What is it?
Skoda’s Kamiq forms a crucial part of the firm’s line-up. In fact, it’s been in that position since late 2019, and in the fast-moving compact crossover game, even a few years is quite a long time. Furnished with a range-topping Monte Carlo trim – which we’ve seen used on the smaller Fabia with great success – this version of Kamiq brings a little extra premium feel.
But does it need extra equipment and what difference does it make? We’ve been behind the wheel to find out.
The Kamiq is the smallest SUV in Skoda’s range, sitting underneath the Karoq and larger seven-seater Kodiaq. However, it still manages to pack in some big-car looks with chunky, off-road-inspired styling and sleek headlights.
The Monte Carlo version we’re looking at here is designed to take a little inspiration from sportier models and, as a result, gets larger alloy wheels, a range of gloss black styling touches and aluminium interior elements that help to give the Kamiq a go-faster feel.
What’s under the bonnet?
This particular Kamiq uses a turbocharged 1.0-litre petrol engine, sending 108bhp to the front wheels via a seven-speed automatic transmission. Though its 9.9-second 0-60mph time is pretty respectable – as is its 123mph top speed – this engine’s real focus is on efficiency and in that area it does rather well.
In fact, Skoda claims that you could see up to 47.1mpg combined, while CO2 emissions of between 137 and 140g/km are pretty respectable too. You can get the Kamiq with a larger 1.5-litre engine with slightly more power, but in truth, this 1.0-litre engine seems like a perfect fit for this size of car.
What’s it like to drive?
The Kamiq is light, easy to get along with and definitely user-friendly. The steering is reasonably accurate but not overburdened with weight, so it’s easy to drive it around tighter lanes or through busy car parks. It’s also easy to park, with this aspect being helped no end by the Kamiq’s boxy shape which makes judging its edges simple.
One drawback is that automatic gearbox. It feels quite dim-witted in its action and quite slow to respond, particularly when pulling away from a stop. When you’re trying to quickly enter a roundabout, this can prove to be particularly frustrating.
How does it look?
The Kamiq’s proportions seem spot-on when you see it in the metal. It definitely captures some of that ‘little big car’ feel, bringing some of the design of the larger Karoq and Kodiaq but transferring them onto a smaller platform. With its relatively high-up stance and chunky proportions, it’s got a good deal more presence than you might think a car of this size would have.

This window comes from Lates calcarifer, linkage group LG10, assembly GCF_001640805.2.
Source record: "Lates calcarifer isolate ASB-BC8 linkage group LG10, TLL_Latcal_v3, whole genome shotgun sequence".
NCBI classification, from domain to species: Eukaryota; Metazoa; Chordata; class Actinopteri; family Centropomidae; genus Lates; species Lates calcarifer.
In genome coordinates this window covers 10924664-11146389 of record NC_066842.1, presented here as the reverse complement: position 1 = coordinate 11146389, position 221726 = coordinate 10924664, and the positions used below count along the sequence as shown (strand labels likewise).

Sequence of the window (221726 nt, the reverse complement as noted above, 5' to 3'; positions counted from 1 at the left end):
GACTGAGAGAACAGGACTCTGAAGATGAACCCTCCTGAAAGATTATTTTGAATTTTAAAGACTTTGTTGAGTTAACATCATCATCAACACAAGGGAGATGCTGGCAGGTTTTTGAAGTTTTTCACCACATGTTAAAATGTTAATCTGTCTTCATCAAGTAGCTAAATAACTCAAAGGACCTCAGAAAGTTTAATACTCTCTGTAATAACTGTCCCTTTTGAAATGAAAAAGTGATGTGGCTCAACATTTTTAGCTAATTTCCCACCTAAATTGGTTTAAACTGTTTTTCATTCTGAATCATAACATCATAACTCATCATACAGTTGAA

The Monte Carlo trim does well to push this further, too, with the larger alloy wheels and range of black elements giving this car a more upmarket feel. You even get black-coloured roof rails and matching window frame surrounds, ensuring that all areas of the car get that sportier treatment.
What’s it like inside?
Skoda has really found its groove when it comes to interiors and the Kamiq feels like an extension of this. As we’ve mentioned, it’s been around for a little while now, but a revisit to the Kamiq’s cabin shows it to be ageing remarkably well thanks to decent materials and clever ergonomics. There are plenty of cubbies and storage areas, too, but it’s the general fit-and-finish that shines through here.
It’s got a 400-litre boot which can be expanded up to 1,395 litres by folding the rear seats down. Though it’s well-shaped and easy to access, it’s well under the 422-litre boot you’ll get in the latest Nissan Juke, one of the Kamiq’s rivals.
What’s the spec like?
It’s worth pointing out that the Monte Carlo adds a big premium to the Kamiq, cranking the price up to £27,170 from a base price of £22,815 for the Kamiq range as a whole. You do get a whole load of equipment, including a 9.2-inch infotainment screen with satellite navigation, Android Auto and Apple CarPlay, as well as rear parking sensors and those aforementioned 18-inch wheels.
But that is a big price hike, particularly when the standard Kamiq is so well equipped. Though entry-level SE versions get a smaller infotainment screen, much of the rest of the car remains the same.
You could argue that the Kamiq now a veteran of the crossover market, but it’s still got a whole lot to offer. It’s great inside, well-specified and practical to boot, while also bringing those chunky looks and easy driving style that people are after.
This Monte Carlo version does seriously ramp its price up, mind you, and given that the regular Kamiq is so good, we’d be tempted to opt for one of the more entry-level specifications and pocket the difference.